The online version of this article (doi:10.1186/1752-1947-8-239) contains supplementary material, which is available to authorized users.
The authors declare that they have no competing interests.
ES and PL evaluated the patient. AFC, AJR, AMR and PL were involved in drafting the manuscript and revising it critically for important intellectual content. DR was involved in CT scanning and imaging evaluation. PL, RP and ES performed the laparoscopic omentectomy and hernia repair. PL and AMR were involved in revising it critically and have given final approval of the version to be published. All authors read and approved the final manuscript
Torsion of the omentum is a rare cause of abdominal pain. It is clinically similar to common causes of acute surgical abdomen and is often diagnosed during surgery. Inguinal hernia is a common condition but not frequently related with torsion of the omentum.
A 40-year-old Caucasian man came to our emergency department with abdominal pain of the left quadrant and abdominal distension for 2 days. His medical history included an untreated left inguinal hernia in the last year. Computed tomography revealed densification of mesocolon with left omentum “whirl” component and other signs of omental torsion. During an exploratory laparoscopy, a wide twist of his omentum with necrotic alterations that extended to the bilateral inguinal hernial content was observed. Omentectomy and surgical repair of bilateral inguinal hernia were performed.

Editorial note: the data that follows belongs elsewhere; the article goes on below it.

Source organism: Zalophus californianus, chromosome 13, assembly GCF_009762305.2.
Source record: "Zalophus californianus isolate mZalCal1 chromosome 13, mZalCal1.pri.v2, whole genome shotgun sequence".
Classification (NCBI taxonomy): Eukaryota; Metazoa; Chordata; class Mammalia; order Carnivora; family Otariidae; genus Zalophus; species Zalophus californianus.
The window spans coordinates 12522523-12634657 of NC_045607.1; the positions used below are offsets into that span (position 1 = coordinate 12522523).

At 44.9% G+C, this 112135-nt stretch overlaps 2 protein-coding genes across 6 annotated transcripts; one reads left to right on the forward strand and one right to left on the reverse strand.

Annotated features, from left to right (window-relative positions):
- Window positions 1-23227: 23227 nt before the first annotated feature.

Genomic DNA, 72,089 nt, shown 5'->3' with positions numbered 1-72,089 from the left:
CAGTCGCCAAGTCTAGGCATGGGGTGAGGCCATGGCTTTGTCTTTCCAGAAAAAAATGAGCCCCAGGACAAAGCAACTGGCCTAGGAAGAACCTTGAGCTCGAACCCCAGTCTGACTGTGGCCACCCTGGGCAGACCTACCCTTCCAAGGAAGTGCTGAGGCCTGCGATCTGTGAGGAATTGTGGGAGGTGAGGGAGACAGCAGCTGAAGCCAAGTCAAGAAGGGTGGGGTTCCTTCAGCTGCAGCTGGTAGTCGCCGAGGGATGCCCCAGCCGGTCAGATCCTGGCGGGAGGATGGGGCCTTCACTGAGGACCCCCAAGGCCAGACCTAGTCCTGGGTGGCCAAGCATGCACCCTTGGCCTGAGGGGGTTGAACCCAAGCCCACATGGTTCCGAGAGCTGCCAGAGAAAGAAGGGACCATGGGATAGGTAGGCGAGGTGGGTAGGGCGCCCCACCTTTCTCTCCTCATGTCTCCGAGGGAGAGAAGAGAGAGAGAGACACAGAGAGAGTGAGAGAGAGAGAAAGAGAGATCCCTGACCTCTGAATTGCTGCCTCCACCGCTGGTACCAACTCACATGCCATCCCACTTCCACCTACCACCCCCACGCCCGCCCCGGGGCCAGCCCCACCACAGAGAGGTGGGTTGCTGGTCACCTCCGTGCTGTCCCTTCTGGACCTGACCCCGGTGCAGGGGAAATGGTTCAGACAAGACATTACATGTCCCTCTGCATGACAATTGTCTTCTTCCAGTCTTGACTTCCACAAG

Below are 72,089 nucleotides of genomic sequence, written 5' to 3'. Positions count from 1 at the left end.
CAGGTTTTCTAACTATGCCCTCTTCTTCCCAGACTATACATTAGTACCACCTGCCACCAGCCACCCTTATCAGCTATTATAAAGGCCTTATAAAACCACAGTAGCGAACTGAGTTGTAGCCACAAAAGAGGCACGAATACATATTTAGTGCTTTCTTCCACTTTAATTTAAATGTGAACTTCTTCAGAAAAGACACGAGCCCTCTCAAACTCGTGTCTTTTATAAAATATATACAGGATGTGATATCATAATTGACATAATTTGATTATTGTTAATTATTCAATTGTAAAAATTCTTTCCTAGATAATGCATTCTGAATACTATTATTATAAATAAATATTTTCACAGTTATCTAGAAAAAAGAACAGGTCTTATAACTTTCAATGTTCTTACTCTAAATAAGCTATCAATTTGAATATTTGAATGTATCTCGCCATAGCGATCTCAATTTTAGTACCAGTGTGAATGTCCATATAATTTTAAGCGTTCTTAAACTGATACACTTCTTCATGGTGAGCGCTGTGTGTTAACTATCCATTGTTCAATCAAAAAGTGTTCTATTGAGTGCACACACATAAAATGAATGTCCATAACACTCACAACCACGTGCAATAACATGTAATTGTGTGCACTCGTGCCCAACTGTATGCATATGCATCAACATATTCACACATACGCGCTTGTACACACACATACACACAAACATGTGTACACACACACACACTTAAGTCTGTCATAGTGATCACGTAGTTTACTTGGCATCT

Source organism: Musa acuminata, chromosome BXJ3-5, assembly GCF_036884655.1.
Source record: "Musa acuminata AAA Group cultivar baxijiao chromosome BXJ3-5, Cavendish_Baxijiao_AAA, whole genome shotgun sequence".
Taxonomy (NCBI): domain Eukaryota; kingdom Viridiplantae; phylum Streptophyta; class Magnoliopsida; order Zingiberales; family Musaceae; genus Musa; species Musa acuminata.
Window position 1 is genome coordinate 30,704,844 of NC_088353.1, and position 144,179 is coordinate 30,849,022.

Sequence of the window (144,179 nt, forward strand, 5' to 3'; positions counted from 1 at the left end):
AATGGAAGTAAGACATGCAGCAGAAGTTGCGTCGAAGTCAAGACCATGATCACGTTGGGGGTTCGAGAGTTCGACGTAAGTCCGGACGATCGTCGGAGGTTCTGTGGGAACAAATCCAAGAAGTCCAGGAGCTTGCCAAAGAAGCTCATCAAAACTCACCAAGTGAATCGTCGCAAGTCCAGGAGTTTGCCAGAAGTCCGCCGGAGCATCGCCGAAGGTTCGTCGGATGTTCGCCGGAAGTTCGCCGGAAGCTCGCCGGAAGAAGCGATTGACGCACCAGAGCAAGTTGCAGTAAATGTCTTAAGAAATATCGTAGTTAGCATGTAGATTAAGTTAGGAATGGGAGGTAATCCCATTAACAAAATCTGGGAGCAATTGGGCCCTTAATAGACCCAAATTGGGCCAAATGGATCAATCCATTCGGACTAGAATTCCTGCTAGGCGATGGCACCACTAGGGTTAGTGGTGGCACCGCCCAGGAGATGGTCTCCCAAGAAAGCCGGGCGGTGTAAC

Torsion of the omentum is a rare entity and usually presents a diagnostic challenge. The use of abdominal computed tomography can help diagnosing torsion of the omentum preoperatively and, thus, prevents a surgical approach. Nonetheless, some cases of torsion of the omentum require surgical repair. Accordingly, a laparoscopic approach is minimally invasive and efficient in performing omentectomy.
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- Omental whirl associated with bilateral inguinal hernia: a case report
Ana Franky Carvalho
António Mesquita Rodrigues
Ana João Rodrigues
- BioMed Central